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Suicidal album art

[26th March 2013]

01. Shake It Out
02. Smash It
03. This Ain’t A Celebration
04. God Only Knows Who I Am
05. Make Your Stand (With Conviction)
06. Who’s Afraid
07. Show Some Love…Tear It Down
08. Cyco Style
09. Slam City
10. Till My Last Breath
11. Living The Fight
12. Life (Can’t Live With It, Can’t Live Without It)
13. This World

Mike Muir is, if you will excuse the slight pun, a hardcore institution. He’s been a stalwart of the scene for the best part of 30 years. His trademark bandana-and-sportswear look is instantly recognisable and often copied. His falsetto vocal style equally distinctive, but not so readily aped by the multitudes of cookie-cutter hardcore bands that have stuck so rigidly to the template laid down in the 80′s.

Muir, however, was not afraid to push the boundaries, particularly with his embrace – along with pre-Metallica bass monster Rob Truijillo – of the funk metal movement of the late 80s and early 90s.

If I do have any hardcore credibility at all, it will probably be cut to ribbons by the admission that 1992′s Art Of Rebellion is by far my favourite Suicidal Tendencies album, and I always had more time for the violently funky off-shoot supergroup Infectious Grooves - but the intervening years between this early nineties peak in popularity and now have not been particularly happy ones. A string of lacklustre albums and numerous line-up changes through the remainder of the nineties dissolved into a long period of relative inactivity.

Which brings us here. Despite playing sporadic shows, 13 is the first Suicidal Tendencies release for thirteen years. It is a slightly pleasing coincidence that it has landed in 2013, and is the 13th release bearing the band’s name. Were you a numerologist, you might read something into that – but you’d also be a credulous simpleton, so I probably wouldn’t take it very seriously.

The last couple of Suicidal Tendencies albums have trodden a more hardcore oriented path, but 13 takes a step or two back towards Infectious Grooves territory, with a few tunes that wouldn’t have sounded out of place on the patchy Mas Burracho, the last full Infectious Grooves release from 1999. And with that band reformed and slated to play at the Orion festival, this is probably not an enormous surprise.

But while there are a few enjoyable moments on this album, I am still left with the impression of a band that is just going through the motions. Despite making all the right noises and touching on stalwart hardcore subject matter with titles like “Living The Fight” and “Make Your Stand”, it simply sounds like their hearts aren’t really in it any more.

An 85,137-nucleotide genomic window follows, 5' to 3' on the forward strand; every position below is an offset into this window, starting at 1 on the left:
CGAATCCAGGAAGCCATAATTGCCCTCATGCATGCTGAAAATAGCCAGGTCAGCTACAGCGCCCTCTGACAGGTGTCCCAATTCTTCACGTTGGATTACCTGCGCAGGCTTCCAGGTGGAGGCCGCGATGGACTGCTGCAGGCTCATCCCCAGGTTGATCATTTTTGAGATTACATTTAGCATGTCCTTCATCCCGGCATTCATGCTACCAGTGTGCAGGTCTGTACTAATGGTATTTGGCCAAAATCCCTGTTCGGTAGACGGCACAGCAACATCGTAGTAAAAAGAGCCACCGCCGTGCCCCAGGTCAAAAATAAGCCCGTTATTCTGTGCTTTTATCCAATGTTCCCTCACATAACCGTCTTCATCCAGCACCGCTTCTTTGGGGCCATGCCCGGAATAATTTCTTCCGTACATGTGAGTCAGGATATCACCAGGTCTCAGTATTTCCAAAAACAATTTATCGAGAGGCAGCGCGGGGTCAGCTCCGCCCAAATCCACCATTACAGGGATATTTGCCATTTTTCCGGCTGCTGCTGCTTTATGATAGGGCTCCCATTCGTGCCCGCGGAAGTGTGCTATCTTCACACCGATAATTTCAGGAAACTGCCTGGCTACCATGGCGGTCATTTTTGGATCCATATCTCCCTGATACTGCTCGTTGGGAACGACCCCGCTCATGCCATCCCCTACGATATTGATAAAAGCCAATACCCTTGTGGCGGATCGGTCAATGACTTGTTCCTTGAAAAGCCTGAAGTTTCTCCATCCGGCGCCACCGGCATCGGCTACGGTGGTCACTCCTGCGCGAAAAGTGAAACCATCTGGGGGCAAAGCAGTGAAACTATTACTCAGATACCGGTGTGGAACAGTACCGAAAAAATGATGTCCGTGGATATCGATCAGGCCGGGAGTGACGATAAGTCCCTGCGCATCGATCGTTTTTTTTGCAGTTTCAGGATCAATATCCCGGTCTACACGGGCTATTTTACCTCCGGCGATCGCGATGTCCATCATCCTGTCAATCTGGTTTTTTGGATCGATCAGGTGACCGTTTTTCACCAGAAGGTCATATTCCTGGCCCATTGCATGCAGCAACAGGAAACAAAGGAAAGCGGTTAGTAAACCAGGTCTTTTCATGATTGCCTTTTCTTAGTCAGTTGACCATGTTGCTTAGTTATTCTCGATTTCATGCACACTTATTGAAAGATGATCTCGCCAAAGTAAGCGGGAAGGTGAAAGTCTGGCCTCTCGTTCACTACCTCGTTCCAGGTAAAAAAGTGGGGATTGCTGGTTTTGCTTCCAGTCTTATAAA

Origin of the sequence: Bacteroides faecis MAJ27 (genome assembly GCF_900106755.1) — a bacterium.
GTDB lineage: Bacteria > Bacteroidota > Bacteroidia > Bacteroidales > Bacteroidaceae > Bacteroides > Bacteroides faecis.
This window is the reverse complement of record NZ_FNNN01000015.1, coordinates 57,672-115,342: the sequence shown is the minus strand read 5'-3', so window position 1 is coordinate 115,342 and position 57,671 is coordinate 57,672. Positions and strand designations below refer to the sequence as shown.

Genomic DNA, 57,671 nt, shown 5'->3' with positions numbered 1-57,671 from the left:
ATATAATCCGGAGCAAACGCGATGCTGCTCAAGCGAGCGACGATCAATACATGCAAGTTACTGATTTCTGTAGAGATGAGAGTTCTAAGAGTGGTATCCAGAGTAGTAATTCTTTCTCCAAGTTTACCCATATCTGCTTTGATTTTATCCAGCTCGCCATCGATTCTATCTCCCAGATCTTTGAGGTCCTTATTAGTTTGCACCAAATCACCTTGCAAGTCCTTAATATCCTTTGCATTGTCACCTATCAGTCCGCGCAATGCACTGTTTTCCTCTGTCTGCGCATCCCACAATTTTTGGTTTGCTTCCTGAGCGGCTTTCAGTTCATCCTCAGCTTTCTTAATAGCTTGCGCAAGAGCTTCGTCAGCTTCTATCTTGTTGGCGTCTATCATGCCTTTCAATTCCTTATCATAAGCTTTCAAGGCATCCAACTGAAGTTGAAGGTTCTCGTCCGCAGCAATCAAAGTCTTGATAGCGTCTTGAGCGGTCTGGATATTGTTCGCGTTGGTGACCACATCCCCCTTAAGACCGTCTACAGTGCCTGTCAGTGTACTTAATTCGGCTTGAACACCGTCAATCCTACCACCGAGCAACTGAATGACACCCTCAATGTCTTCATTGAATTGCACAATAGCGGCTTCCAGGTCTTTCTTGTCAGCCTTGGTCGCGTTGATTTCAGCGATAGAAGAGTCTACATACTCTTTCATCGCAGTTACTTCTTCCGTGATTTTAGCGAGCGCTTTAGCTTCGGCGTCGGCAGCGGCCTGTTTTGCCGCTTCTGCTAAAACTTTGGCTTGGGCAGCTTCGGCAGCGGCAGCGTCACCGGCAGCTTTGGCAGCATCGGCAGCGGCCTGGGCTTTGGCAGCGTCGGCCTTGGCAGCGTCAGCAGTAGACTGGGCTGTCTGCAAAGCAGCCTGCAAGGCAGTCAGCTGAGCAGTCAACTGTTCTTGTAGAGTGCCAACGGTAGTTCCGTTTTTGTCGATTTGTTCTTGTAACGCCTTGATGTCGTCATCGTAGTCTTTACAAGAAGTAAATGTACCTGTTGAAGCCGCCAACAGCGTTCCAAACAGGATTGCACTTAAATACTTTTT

Perhaps it is the passage of time – perhaps it is the changing line-up – but whatever it is, the songs seem to lack cohesion and -critically – passion. The net result is a collection that is largely inoffensive, but only memorable in the slackness of its execution.

Whilst Muir’s performance is as solid as one would expect, time and again his band feel like they are trying to fill the shoes of Trujillo and ex-guitarist Rocky George, and their feet simply aren’t big enough. Guitarist Dean Pleasants leans heavily on his wah pedal, which masks a multitude of sins, but not completely. “Smash It” carries a reasonable riff that is thwarted by a needlessly fussy drumbeat, and the aforementioned “Make Your Stand” is a mess of styles, none of which are particularly convincing. Repeatedly, bass, guitar and drums mistake simply playing lots and lots of notes for virtuosity, and the results are scrappy at best.

It does all come together on “God Only Knows Who I Am”, which together with isolated flashes of inspiration elsewhere, leaves me with the final impression that Muir would have been better served by ditching the hardcore pretentions altogether and making an all-out Infectious Grooves album instead.

We can only hope that he has so much fun doing Orion that he does precisely that. Suicidal Tendencies, rightfully, are a legendary band, and this messy, unfocused hotch-potch of sloppily played, half-cooked ideas will only tarnish that legend. So, for anyone with cherished memories of the glory years, 13 is probably best avoided.


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